Like the master magician able to defy logic and suspend belief, Sebastian Vettel plucked his third successive pole position of the season here yesterday to leave Jenson Button and Lewis Hamilton open-jawed.
The McLaren drivers were on the money in the second qualifying session, and Jenson Button in particular believed he had a shot at pole position. But moments after Button had lapped in 1min 34.421sec in the third and final session, Vettel stopped the clock in 1:33.706. Adrian Newey's Red Bull RB7 is the class of the field right now, and that's that.
"It wasn't as straightforward as planned, and I wasn't 100 per cent comfortable in Q2 and made a bit of a mistake," Vettel said. "But I was able to improve quite a lot in Q3."
While Vettel was waving Newey's magic wand, the McLaren drivers effectively reversed their Malaysian strategy. Button went for it, only to be mesmerised by Vettel's conjuring trick. Hamilton, meanwhile, took the strategic route and harvested tyres. Whereas his two rivals made two runs, he made only one, his tyre situation in Malaysia last weekend uppermost in his mind. Such is F1, 2011 style, where qualifying is less important to the overall race picture than it has been for years.
"You always hope that pole is possible but Seb's pace in Q3 was phenomenal," said Button, who was philosophical about Vettel's speed. "After a while I thought 'OK, maybe I'll have to settle for second'. It's my best grid spot of the year so we can be happy with what we achieved. The car was more consistent to drive and we extracted what it had."
Hamilton looked anything but happy. He has looked distracted all weekend, and was a lot less chilled about Vettel's pace than Button. "I decided on just one run because the last race showed how important it is to have fresh tyres in the race," Hamilton said. "In the last race I had only two sets of the softer tyres that I could use, so we had to make sure we had plenty of fresh tyres left.
"I was much happier with the car throughout qualifying. We haven't made much of a step this weekend, but we have some good things in the pipeline. It's gonna be tricky [in the race] but I'm in a decent spot."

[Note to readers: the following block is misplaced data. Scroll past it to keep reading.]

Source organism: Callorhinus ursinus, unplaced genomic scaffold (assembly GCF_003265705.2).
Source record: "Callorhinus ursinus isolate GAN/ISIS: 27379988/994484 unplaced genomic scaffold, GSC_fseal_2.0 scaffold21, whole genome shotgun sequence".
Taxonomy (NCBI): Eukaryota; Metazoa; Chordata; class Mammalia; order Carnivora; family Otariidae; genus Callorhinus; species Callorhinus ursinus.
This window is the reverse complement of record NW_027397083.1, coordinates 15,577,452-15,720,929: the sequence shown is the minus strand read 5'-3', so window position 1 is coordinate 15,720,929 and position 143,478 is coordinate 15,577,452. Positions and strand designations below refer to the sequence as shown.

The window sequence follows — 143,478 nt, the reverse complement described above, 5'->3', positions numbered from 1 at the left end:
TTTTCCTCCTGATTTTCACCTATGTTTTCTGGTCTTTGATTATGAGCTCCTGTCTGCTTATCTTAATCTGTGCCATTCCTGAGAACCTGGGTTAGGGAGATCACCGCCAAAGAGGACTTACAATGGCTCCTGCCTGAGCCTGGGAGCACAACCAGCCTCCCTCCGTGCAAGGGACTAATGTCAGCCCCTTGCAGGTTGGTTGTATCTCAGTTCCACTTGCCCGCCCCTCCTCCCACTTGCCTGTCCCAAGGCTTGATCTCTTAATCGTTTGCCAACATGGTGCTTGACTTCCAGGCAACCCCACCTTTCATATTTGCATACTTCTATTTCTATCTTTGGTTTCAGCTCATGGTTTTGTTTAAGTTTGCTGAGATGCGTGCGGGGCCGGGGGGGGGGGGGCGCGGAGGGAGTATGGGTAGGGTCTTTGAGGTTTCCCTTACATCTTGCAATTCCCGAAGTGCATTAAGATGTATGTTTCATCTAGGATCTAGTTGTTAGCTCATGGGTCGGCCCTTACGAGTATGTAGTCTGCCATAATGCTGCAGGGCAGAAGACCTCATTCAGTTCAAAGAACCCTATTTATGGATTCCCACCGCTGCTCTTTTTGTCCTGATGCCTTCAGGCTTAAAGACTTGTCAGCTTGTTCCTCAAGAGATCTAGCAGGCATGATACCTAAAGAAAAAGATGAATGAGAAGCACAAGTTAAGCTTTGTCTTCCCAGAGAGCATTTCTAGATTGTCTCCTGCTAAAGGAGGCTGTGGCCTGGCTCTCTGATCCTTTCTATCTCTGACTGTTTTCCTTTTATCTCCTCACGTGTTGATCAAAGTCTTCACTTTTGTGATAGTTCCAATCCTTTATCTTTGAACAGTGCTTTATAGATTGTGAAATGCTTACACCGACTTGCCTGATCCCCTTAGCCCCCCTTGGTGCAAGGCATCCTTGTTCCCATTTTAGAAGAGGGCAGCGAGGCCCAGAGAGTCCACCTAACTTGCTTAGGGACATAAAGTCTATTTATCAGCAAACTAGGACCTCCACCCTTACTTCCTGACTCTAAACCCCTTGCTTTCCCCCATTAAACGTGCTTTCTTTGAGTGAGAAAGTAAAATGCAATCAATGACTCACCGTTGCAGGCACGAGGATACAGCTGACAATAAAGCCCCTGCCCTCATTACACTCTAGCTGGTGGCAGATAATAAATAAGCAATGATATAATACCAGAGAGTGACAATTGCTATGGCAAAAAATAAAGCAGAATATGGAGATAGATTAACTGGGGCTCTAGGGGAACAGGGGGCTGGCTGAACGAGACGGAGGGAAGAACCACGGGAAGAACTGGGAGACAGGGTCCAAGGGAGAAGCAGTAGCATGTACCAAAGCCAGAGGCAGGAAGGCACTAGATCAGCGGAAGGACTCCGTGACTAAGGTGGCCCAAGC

If Anthony Hamilton was pleased for his son, he was also chuffed for his new protégé. Though he was celebrating his 25th birthday, it was Scottish rookie Paul di Resta who was giving out the presents to his Force India team as he underlined his great potential by qualifying a superb eighth, well ahead of team-mate Adrian Sutil.
"I couldn't have wished for more," Di Resta said. "Luckily I did my quickest lap in the second running in Q1, as I struggled a bit in the others. Fingers crossed we can pick up points."
Red Bull's Mark Webber dropped out in the first phase of qualifying.
1. S Vettel (Ger) Red Bull 1min 33.706sec; 2. J Button (GB) McLaren 1:34.421; 3. L Hamilton (GB) McLaren 1:34.463; 4. N Rosberg (Ger) Mercedes GP 1:34.670; 5. F Alonso (Sp) Ferrari 1:35.119; 6. F Massa (Br) Ferrari 1:35.145; 7. J Alguersuari (Sp) Scuderia Toro Rosso 1:36.158; 8. P di Resta (GB) Force India 1:36.190; 9. S Buemi (Swi) Scuderia Toro Rosso 1:36.203; 10. V Petrov (Rus) Renault No Time; 11. A Sutil (Ger) Force India 1:35.874; 12. S Perez (Mex) Sauber-Ferrari 1:36.053; 13. K Kobayashi (Japan) Sauber-Ferrari 1:36.236; 14. M Schumacher (Ger) Mercedes GP 1:36.457; 15. R Barrichello (Br) Williams 1:35.465; 16. N Heidfeld (Ger) Renault 1:36.611; 17. P Maldonado (Ven) Williams 1:36.956; 18. M Webber (Aus) Red Bull 1:36.468; 19. H Kovalainen (Fin) Lotus F1 1:37.894; 20. J Trulli (It) Lotus F1 1:38.318; 21. J d'Ambrosio (Bel) Virgin Racing 1:39.119; 22. T Glock (Ger) Virgin Racing 1:39.708; 23. V Liuzzi (It) HRT-F1 1:40.212; 24. N Karthikeyan (Ind) HRT-F1 1:40.445.Reuse content